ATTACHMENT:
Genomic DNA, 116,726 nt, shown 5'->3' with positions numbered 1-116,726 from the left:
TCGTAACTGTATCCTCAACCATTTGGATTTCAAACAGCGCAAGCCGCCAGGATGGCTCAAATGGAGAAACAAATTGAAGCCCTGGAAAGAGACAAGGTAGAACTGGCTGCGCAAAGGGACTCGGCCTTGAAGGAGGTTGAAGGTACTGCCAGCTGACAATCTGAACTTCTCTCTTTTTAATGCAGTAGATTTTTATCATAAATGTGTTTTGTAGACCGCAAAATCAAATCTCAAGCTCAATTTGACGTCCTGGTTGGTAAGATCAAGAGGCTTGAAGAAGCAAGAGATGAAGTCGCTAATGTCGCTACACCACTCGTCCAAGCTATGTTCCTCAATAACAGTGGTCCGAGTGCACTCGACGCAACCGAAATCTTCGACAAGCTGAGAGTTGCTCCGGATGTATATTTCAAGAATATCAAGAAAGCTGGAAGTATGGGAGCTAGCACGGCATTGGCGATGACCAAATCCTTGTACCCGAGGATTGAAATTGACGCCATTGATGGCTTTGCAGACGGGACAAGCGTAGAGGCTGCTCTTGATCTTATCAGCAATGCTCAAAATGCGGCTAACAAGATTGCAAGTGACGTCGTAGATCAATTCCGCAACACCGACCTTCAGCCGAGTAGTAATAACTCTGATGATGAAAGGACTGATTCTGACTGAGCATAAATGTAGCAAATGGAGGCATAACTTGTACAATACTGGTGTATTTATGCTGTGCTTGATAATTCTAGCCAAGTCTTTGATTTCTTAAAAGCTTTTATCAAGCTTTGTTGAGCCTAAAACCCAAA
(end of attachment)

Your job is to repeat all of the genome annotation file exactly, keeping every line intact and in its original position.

Genomic DNA, 116,726 nt, shown 5'->3' with positions numbered 1-116,726 from the left:
TCGTAACTGTATCCTCAACCATTTGGATTTCAAACAGCGCAAGCCGCCAGGATGGCTCAAATGGAGAAACAAATTGAAGCCCTGGAAAGAGACAAGGTAGAACTGGCTGCGCAAAGGGACTCGGCCTTGAAGGAGGTTGAAGGTACTGCCAGCTGACAATCTGAACTTCTCTCTTTTTAATGCAGTAGATTTTTATCATAAATGTGTTTTGTAGACCGCAAAATCAAATCTCAAGCTCAATTTGACGTCCTGGTTGGTAAGATCAAGAGGCTTGAAGAAGCAAGAGATGAAGTCGCTAATGTCGCTACACCACTCGTCCAAGCTATGTTCCTCAATAACAGTGGTCCGAGTGCACTCGACGCAACCGAAATCTTCGACAAGCTGAGAGTTGCTCCGGATGTATATTTCAAGAATATCAAGAAAGCTGGAAGTATGGGAGCTAGCACGGCATTGGCGATGACCAAATCCTTGTACCCGAGGATTGAAATTGACGCCATTGATGGCTTTGCAGACGGGACAAGCGTAGAGGCTGCTCTTGATCTTATCAGCAATGCTCAAAATGCGGCTAACAAGATTGCAAGTGACGTCGTAGATCAATTCCGCAACACCGACCTTCAGCCGAGTAGTAATAACTCTGATGATGAAAGGACTGATTCTGACTGAGCATAAATGTAGCAAATGGAGGCATAACTTGTACAATACTGGTGTATTTATGCTGTGCTTGATAATTCTAGCCAAGTCTTTGATTTCTTAAAAGCTTTTATCAAGCTTTGTTGAGCCTAAAACCCAAA